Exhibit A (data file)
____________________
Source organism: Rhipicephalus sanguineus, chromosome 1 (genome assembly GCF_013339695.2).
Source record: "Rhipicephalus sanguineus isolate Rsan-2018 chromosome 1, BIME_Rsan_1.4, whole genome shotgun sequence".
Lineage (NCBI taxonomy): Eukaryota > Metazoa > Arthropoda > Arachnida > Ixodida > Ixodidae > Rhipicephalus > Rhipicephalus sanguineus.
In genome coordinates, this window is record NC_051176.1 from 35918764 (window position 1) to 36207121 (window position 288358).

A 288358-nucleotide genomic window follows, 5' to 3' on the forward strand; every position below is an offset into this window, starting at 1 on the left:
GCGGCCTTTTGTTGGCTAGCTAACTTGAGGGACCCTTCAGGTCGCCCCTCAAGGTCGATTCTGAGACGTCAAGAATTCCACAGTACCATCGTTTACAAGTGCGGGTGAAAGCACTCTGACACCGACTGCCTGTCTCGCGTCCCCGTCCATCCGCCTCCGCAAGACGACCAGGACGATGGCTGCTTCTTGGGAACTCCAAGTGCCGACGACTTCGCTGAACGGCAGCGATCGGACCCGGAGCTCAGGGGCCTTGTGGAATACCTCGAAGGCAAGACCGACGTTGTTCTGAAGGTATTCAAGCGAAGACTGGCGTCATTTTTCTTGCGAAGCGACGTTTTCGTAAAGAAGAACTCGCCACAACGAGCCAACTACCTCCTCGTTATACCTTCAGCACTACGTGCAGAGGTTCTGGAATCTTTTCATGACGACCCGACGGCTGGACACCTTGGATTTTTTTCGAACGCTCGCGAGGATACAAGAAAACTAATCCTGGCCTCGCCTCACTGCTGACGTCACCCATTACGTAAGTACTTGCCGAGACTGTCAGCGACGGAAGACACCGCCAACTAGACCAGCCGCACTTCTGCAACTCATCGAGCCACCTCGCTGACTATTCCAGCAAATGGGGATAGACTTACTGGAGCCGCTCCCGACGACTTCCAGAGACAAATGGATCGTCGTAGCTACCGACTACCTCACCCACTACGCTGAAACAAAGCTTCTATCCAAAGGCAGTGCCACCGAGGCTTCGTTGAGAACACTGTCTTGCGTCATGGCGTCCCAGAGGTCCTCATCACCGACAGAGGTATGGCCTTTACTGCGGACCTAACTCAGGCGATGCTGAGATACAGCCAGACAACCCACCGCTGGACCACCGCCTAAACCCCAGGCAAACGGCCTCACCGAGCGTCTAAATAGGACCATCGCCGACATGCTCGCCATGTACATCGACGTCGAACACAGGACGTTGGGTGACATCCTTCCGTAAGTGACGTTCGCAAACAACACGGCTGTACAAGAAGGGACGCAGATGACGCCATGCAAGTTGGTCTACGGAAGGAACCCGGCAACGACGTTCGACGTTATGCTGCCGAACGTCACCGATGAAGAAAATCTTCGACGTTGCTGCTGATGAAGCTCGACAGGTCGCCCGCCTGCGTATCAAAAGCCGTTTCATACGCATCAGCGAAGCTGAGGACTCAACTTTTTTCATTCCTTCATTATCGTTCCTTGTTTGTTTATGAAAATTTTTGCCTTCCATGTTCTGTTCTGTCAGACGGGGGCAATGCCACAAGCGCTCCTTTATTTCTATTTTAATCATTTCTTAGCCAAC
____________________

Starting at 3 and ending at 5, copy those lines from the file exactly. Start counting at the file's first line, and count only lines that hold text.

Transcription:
Lineage (NCBI taxonomy): Eukaryota > Metazoa > Arthropoda > Arachnida > Ixodida > Ixodidae > Rhipicephalus > Rhipicephalus sanguineus.
In genome coordinates, this window is record NC_051176.1 from 35918764 (window position 1) to 36207121 (window position 288358).

A 288358-nucleotide genomic window follows, 5' to 3' on the forward strand; every position below is an offset into this window, starting at 1 on the left: